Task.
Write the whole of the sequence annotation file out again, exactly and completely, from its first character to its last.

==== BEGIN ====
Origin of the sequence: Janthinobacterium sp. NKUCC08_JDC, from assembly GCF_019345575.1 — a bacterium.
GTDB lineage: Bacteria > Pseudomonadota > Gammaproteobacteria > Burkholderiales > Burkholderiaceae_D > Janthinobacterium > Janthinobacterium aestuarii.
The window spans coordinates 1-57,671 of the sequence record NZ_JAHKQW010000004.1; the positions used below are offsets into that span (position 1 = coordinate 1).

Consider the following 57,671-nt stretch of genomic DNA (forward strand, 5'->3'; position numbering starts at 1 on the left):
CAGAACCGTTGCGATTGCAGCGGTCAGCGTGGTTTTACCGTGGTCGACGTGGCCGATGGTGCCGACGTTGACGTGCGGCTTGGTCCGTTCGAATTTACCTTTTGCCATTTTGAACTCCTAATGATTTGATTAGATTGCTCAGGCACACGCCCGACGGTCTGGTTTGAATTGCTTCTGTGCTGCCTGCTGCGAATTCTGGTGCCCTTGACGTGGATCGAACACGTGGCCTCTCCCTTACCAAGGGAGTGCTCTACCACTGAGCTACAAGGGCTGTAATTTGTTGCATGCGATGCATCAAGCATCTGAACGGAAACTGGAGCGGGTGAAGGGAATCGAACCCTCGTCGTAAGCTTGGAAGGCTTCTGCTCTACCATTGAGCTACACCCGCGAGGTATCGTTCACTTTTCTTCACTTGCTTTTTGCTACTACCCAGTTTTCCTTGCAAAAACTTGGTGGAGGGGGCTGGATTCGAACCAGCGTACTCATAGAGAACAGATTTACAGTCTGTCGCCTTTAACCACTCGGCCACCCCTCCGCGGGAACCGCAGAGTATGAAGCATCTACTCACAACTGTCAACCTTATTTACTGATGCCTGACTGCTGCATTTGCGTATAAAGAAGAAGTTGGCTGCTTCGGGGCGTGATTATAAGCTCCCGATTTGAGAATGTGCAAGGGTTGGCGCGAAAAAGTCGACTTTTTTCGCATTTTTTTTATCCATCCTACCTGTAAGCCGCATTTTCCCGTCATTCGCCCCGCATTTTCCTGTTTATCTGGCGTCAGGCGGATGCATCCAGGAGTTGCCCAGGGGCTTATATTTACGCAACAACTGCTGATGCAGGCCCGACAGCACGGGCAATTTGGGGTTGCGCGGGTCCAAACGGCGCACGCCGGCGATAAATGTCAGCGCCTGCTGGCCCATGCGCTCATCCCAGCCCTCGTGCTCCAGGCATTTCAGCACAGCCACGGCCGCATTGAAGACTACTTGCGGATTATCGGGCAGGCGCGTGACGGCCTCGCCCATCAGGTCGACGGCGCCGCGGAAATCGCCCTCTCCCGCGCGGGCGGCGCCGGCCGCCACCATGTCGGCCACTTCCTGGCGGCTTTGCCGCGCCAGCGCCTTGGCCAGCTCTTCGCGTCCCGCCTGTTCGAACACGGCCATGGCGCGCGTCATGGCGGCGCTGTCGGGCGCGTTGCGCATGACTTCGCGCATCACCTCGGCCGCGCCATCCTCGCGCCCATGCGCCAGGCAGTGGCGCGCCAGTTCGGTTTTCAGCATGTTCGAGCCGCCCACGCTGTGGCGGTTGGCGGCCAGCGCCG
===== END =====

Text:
Origin of the sequence: Janthinobacterium sp. NKUCC08_JDC, from assembly GCF_019345575.1 — a bacterium.
GTDB lineage: Bacteria > Pseudomonadota > Gammaproteobacteria > Burkholderiales > Burkholderiaceae_D > Janthinobacterium > Janthinobacterium aestuarii.
The window spans coordinates 1-57,671 of the sequence record NZ_JAHKQW010000004.1; the positions used below are offsets into that span (position 1 = coordinate 1).

Consider the following 57,671-nt stretch of genomic DNA (forward strand, 5'->3'; position numbering starts at 1 on the left):
CAGAACCGTTGCGATTGCAGCGGTCAGCGTGGTTTTACCGTGGTCGACGTGGCCGATGGTGCCGACGTTGACGTGCGGCTTGGTCCGTTCGAATTTACCTTTTGCCATTTTGAACTCCTAATGATTTGATTAGATTGCTCAGGCACACGCCCGACGGTCTGGTTTGAATTGCTTCTGTGCTGCCTGCTGCGAATTCTGGTGCCCTTGACGTGGATCGAACACGTGGCCTCTCCCTTACCAAGGGAGTGCTCTACCACTGAGCTACAAGGGCTGTAATTTGTTGCATGCGATGCATCAAGCATCTGAACGGAAACTGGAGCGGGTGAAGGGAATCGAACCCTCGTCGTAAGCTTGGAAGGCTTCTGCTCTACCATTGAGCTACACCCGCGAGGTATCGTTCACTTTTCTTCACTTGCTTTTTGCTACTACCCAGTTTTCCTTGCAAAAACTTGGTGGAGGGGGCTGGATTCGAACCAGCGTACTCATAGAGAACAGATTTACAGTCTGTCGCCTTTAACCACTCGGCCACCCCTCCGCGGGAACCGCAGAGTATGAAGCATCTACTCACAACTGTCAACCTTATTTACTGATGCCTGACTGCTGCATTTGCGTATAAAGAAGAAGTTGGCTGCTTCGGGGCGTGATTATAAGCTCCCGATTTGAGAATGTGCAAGGGTTGGCGCGAAAAAGTCGACTTTTTTCGCATTTTTTTTATCCATCCTACCTGTAAGCCGCATTTTCCCGTCATTCGCCCCGCATTTTCCTGTTTATCTGGCGTCAGGCGGATGCATCCAGGAGTTGCCCAGGGGCTTATATTTACGCAACAACTGCTGATGCAGGCCCGACAGCACGGGCAATTTGGGGTTGCGCGGGTCCAAACGGCGCACGCCGGCGATAAATGTCAGCGCCTGCTGGCCCATGCGCTCATCCCAGCCCTCGTGCTCCAGGCATTTCAGCACAGCCACGGCCGCATTGAAGACTACTTGCGGATTATCGGGCAGGCGCGTGACGGCCTCGCCCATCAGGTCGACGGCGCCGCGGAAATCGCCCTCTCCCGCGCGGGCGGCGCCGGCCGCCACCATGTCGGCCACTTCCTGGCGGCTTTGCCGCGCCAGCGCCTTGGCCAGCTCTTCGCGTCCCGCCTGTTCGAACACGGCCATGGCGCGCGTCATGGCGGCGCTGTCGGGCGCGTTGCGCATGACTTCGCGCATCACCTCGGCCGCGCCATCCTCGCGCCCATGCGCCAGGCAGTGGCGCGCCAGTTCGGTTTTCAGCATGTTCGAGCCGCCCACGCTGTGGCGGTTGGCGGCCAGCGCCG